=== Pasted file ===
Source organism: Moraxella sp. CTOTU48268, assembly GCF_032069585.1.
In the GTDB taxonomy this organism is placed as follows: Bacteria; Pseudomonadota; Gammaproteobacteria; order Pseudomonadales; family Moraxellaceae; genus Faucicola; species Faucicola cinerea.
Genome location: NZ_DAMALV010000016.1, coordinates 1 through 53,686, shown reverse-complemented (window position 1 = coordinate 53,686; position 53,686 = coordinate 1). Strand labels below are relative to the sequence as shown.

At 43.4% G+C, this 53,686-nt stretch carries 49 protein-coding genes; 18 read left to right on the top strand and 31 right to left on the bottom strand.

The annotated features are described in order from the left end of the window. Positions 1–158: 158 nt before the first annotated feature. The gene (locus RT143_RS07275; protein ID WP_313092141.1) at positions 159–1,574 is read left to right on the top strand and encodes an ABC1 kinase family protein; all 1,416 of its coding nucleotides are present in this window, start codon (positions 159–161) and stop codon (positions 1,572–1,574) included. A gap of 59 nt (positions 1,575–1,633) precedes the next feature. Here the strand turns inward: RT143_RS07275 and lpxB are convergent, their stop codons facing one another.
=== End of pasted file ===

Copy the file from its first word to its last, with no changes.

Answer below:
Source organism: Moraxella sp. CTOTU48268, assembly GCF_032069585.1.
In the GTDB taxonomy this organism is placed as follows: Bacteria; Pseudomonadota; Gammaproteobacteria; order Pseudomonadales; family Moraxellaceae; genus Faucicola; species Faucicola cinerea.
Genome location: NZ_DAMALV010000016.1, coordinates 1 through 53,686, shown reverse-complemented (window position 1 = coordinate 53,686; position 53,686 = coordinate 1). Strand labels below are relative to the sequence as shown.

At 43.4% G+C, this 53,686-nt stretch carries 49 protein-coding genes; 18 read left to right on the top strand and 31 right to left on the bottom strand.

The annotated features are described in order from the left end of the window. Positions 1–158: 158 nt before the first annotated feature. The gene (locus RT143_RS07275; protein ID WP_313092141.1) at positions 159–1,574 is read left to right on the top strand and encodes an ABC1 kinase family protein; all 1,416 of its coding nucleotides are present in this window, start codon (positions 159–161) and stop codon (positions 1,572–1,574) included. A gap of 59 nt (positions 1,575–1,633) precedes the next feature. Here the strand turns inward: RT143_RS07275 and lpxB are convergent, their stop codons facing one another.